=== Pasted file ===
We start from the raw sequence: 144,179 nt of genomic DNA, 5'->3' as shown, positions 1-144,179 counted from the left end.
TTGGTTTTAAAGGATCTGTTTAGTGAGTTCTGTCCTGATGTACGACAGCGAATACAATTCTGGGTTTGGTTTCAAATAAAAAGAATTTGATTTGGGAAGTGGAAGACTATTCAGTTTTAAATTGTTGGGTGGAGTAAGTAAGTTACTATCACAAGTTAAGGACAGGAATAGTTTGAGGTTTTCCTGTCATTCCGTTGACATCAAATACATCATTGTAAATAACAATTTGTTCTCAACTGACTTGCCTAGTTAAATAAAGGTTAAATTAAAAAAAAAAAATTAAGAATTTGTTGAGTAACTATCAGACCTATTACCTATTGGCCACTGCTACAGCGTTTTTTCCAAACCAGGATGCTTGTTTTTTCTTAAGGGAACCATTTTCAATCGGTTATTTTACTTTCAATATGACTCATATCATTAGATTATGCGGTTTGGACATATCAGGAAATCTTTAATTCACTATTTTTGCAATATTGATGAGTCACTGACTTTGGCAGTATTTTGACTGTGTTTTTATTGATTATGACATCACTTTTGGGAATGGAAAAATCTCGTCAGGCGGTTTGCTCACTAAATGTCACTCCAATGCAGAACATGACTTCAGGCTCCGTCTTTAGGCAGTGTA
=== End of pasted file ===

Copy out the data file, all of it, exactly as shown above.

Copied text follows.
We start from the raw sequence: 144,179 nt of genomic DNA, 5'->3' as shown, positions 1-144,179 counted from the left end.
TTGGTTTTAAAGGATCTGTTTAGTGAGTTCTGTCCTGATGTACGACAGCGAATACAATTCTGGGTTTGGTTTCAAATAAAAAGAATTTGATTTGGGAAGTGGAAGACTATTCAGTTTTAAATTGTTGGGTGGAGTAAGTAAGTTACTATCACAAGTTAAGGACAGGAATAGTTTGAGGTTTTCCTGTCATTCCGTTGACATCAAATACATCATTGTAAATAACAATTTGTTCTCAACTGACTTGCCTAGTTAAATAAAGGTTAAATTAAAAAAAAAAAATTAAGAATTTGTTGAGTAACTATCAGACCTATTACCTATTGGCCACTGCTACAGCGTTTTTTCCAAACCAGGATGCTTGTTTTTTCTTAAGGGAACCATTTTCAATCGGTTATTTTACTTTCAATATGACTCATATCATTAGATTATGCGGTTTGGACATATCAGGAAATCTTTAATTCACTATTTTTGCAATATTGATGAGTCACTGACTTTGGCAGTATTTTGACTGTGTTTTTATTGATTATGACATCACTTTTGGGAATGGAAAAATCTCGTCAGGCGGTTTGCTCACTAAATGTCACTCCAATGCAGAACATGACTTCAGGCTCCGTCTTTAGGCAGTGTA